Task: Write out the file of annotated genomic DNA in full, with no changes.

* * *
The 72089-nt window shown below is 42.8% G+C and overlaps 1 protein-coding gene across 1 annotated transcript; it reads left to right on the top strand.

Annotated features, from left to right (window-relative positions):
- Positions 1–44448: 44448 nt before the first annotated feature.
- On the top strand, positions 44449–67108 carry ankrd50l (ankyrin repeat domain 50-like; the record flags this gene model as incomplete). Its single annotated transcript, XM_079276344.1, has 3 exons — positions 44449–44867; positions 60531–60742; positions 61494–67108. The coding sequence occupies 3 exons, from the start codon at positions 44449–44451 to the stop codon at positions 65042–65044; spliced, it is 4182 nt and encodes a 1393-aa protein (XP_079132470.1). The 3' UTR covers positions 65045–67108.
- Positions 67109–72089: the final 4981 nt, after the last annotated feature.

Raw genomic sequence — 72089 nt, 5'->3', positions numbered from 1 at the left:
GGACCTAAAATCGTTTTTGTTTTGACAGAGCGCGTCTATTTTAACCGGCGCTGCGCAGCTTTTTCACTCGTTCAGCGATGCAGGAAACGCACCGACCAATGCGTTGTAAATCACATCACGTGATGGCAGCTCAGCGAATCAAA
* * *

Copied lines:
The 72089-nt window shown below is 42.8% G+C and overlaps 1 protein-coding gene across 1 annotated transcript; it reads left to right on the top strand.

Annotated features, from left to right (window-relative positions):
- Positions 1–44448: 44448 nt before the first annotated feature.
- On the top strand, positions 44449–67108 carry ankrd50l (ankyrin repeat domain 50-like; the record flags this gene model as incomplete). Its single annotated transcript, XM_079276344.1, has 3 exons — positions 44449–44867; positions 60531–60742; positions 61494–67108. The coding sequence occupies 3 exons, from the start codon at positions 44449–44451 to the stop codon at positions 65042–65044; spliced, it is 4182 nt and encodes a 1393-aa protein (XP_079132470.1). The 3' UTR covers positions 65045–67108.
- Positions 67109–72089: the final 4981 nt, after the last annotated feature.

Raw genomic sequence — 72089 nt, 5'->3', positions numbered from 1 at the left:
GGACCTAAAATCGTTTTTGTTTTGACAGAGCGCGTCTATTTTAACCGGCGCTGCGCAGCTTTTTCACTCGTTCAGCGATGCAGGAAACGCACCGACCAATGCGTTGTAAATCACATCACGTGATGGCAGCTCAGCGAATCAAA